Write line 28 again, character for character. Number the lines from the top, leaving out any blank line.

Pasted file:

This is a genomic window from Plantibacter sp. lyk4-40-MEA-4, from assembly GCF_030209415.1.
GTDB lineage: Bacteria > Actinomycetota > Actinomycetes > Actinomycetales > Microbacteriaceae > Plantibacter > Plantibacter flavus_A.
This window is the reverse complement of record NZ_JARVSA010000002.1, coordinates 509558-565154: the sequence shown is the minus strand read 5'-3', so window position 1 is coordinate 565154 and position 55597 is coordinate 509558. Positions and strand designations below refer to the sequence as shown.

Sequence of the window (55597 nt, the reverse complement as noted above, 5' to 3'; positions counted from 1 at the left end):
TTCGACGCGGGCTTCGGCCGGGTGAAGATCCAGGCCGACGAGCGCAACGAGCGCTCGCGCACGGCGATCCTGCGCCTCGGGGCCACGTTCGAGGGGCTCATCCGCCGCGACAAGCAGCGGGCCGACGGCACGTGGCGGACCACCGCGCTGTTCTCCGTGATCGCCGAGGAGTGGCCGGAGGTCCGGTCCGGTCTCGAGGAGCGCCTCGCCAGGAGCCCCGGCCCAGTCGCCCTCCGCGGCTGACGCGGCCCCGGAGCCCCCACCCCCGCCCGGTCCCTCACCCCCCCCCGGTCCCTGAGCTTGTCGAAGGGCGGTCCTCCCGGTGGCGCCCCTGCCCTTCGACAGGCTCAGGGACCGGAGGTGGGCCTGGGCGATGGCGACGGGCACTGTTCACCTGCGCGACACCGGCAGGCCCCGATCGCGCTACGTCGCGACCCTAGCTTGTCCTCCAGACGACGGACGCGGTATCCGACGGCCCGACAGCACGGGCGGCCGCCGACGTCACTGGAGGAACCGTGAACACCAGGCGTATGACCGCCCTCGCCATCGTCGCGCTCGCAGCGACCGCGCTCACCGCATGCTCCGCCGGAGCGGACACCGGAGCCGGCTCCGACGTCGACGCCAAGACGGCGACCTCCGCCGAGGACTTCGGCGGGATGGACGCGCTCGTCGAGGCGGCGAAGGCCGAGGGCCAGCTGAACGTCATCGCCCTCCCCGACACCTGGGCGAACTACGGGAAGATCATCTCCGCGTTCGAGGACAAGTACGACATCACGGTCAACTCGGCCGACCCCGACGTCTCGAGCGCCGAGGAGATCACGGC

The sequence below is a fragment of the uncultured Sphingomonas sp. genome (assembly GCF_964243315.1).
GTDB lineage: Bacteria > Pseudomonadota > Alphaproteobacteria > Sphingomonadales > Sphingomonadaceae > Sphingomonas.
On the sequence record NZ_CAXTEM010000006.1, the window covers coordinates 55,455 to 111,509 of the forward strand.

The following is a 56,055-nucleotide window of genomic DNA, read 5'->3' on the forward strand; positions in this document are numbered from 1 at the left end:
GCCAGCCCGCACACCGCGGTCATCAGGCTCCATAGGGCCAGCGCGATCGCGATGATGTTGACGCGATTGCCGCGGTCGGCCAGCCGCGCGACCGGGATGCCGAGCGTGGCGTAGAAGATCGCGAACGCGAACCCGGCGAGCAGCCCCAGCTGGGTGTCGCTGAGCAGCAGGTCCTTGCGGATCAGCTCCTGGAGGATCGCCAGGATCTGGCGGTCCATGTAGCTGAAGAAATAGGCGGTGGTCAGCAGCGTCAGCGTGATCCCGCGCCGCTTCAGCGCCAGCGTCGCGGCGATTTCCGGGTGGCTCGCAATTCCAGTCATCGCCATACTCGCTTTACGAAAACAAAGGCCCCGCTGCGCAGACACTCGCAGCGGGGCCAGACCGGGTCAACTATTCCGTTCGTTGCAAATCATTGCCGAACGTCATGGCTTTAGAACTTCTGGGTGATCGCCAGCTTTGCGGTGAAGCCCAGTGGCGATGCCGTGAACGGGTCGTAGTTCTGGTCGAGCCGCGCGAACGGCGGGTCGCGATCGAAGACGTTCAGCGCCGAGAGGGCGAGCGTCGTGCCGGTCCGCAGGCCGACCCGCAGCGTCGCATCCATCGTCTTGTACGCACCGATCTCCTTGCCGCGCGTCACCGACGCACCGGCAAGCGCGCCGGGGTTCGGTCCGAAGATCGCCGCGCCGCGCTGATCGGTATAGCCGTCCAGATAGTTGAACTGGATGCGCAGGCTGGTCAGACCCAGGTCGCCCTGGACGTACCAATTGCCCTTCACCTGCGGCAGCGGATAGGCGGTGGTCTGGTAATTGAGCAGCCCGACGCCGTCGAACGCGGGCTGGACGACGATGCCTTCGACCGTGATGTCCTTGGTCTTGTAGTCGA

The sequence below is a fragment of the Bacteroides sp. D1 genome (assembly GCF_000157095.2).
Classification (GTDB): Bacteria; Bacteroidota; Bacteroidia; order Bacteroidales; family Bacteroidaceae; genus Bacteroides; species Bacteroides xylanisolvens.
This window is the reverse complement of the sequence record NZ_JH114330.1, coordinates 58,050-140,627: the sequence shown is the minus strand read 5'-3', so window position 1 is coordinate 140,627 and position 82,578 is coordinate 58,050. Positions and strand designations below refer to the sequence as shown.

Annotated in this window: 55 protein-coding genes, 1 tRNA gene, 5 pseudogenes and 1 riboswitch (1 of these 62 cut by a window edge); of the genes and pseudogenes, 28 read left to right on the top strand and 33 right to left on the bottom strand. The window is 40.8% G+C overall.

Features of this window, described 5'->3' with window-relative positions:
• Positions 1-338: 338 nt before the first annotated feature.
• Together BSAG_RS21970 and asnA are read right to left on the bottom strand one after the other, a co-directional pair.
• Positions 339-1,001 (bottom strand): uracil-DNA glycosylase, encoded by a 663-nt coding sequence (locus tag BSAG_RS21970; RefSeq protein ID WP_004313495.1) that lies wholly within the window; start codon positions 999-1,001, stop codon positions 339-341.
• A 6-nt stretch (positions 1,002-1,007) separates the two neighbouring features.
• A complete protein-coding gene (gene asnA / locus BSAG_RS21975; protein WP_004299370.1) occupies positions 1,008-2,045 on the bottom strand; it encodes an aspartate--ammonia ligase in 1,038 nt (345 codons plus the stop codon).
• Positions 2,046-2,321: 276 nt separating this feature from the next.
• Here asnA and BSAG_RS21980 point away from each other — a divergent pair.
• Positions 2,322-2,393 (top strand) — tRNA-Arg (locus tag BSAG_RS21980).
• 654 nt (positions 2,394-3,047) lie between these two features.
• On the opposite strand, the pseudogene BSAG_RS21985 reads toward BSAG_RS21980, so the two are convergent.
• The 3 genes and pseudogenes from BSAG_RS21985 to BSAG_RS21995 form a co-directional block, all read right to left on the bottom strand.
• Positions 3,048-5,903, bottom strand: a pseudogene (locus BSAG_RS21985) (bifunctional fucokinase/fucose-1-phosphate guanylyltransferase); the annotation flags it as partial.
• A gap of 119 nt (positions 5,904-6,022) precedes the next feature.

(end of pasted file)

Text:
• A gap of 119 nt (positions 5,904-6,022) precedes the next feature.